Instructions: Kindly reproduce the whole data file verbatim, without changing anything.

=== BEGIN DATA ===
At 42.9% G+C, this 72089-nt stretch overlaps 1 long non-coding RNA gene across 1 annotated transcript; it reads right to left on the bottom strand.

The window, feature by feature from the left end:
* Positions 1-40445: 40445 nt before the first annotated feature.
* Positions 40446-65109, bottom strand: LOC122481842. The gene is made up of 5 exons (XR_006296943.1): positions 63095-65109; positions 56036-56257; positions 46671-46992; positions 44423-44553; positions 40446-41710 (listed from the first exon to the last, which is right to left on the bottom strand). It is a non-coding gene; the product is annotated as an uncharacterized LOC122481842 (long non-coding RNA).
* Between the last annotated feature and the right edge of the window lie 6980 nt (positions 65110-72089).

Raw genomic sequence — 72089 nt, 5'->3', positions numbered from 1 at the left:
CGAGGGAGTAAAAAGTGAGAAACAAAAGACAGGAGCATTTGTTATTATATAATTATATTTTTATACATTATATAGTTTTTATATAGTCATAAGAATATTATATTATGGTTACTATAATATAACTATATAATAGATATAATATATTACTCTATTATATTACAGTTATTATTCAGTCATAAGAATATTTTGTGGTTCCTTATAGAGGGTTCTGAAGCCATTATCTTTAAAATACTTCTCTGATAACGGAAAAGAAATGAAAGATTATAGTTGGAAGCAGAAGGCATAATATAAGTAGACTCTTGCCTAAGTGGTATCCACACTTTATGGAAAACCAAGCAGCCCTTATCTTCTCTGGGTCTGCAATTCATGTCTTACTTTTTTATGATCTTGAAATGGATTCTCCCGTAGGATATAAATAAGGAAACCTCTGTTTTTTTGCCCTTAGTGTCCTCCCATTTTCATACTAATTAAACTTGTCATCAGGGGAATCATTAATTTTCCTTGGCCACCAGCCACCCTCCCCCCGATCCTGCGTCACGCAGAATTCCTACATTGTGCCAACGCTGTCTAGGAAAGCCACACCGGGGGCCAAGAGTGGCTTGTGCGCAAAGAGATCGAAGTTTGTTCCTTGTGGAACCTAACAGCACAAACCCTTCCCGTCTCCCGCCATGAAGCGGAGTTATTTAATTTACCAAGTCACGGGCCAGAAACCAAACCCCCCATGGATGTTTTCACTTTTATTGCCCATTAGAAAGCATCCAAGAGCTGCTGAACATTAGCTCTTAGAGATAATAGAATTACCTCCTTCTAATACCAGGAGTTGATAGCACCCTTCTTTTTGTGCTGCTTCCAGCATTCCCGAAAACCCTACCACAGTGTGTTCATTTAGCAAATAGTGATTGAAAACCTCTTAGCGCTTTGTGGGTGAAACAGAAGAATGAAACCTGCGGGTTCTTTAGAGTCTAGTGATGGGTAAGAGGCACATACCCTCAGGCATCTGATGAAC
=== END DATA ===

At 42.9% G+C, this 72089-nt stretch overlaps 1 long non-coding RNA gene across 1 annotated transcript; it reads right to left on the bottom strand.

The window, feature by feature from the left end:
* Positions 1-40445: 40445 nt before the first annotated feature.
* Positions 40446-65109, bottom strand: LOC122481842. The gene is made up of 5 exons (XR_006296943.1): positions 63095-65109; positions 56036-56257; positions 46671-46992; positions 44423-44553; positions 40446-41710 (listed from the first exon to the last, which is right to left on the bottom strand). It is a non-coding gene; the product is annotated as an uncharacterized LOC122481842 (long non-coding RNA).
* Between the last annotated feature and the right edge of the window lie 6980 nt (positions 65110-72089).

Raw genomic sequence — 72089 nt, 5'->3', positions numbered from 1 at the left:
CGAGGGAGTAAAAAGTGAGAAACAAAAGACAGGAGCATTTGTTATTATATAATTATATTTTTATACATTATATAGTTTTTATATAGTCATAAGAATATTATATTATGGTTACTATAATATAACTATATAATAGATATAATATATTACTCTATTATATTACAGTTATTATTCAGTCATAAGAATATTTTGTGGTTCCTTATAGAGGGTTCTGAAGCCATTATCTTTAAAATACTTCTCTGATAACGGAAAAGAAATGAAAGATTATAGTTGGAAGCAGAAGGCATAATATAAGTAGACTCTTGCCTAAGTGGTATCCACACTTTATGGAAAACCAAGCAGCCCTTATCTTCTCTGGGTCTGCAATTCATGTCTTACTTTTTTATGATCTTGAAATGGATTCTCCCGTAGGATATAAATAAGGAAACCTCTGTTTTTTTGCCCTTAGTGTCCTCCCATTTTCATACTAATTAAACTTGTCATCAGGGGAATCATTAATTTTCCTTGGCCACCAGCCACCCTCCCCCCGATCCTGCGTCACGCAGAATTCCTACATTGTGCCAACGCTGTCTAGGAAAGCCACACCGGGGGCCAAGAGTGGCTTGTGCGCAAAGAGATCGAAGTTTGTTCCTTGTGGAACCTAACAGCACAAACCCTTCCCGTCTCCCGCCATGAAGCGGAGTTATTTAATTTACCAAGTCACGGGCCAGAAACCAAACCCCCCATGGATGTTTTCACTTTTATTGCCCATTAGAAAGCATCCAAGAGCTGCTGAACATTAGCTCTTAGAGATAATAGAATTACCTCCTTCTAATACCAGGAGTTGATAGCACCCTTCTTTTTGTGCTGCTTCCAGCATTCCCGAAAACCCTACCACAGTGTGTTCATTTAGCAAATAGTGATTGAAAACCTCTTAGCGCTTTGTGGGTGAAACAGAAGAATGAAACCTGCGGGTTCTTTAGAGTCTAGTGATGGGTAAGAGGCACATACCCTCAGGCATCTGATGAAC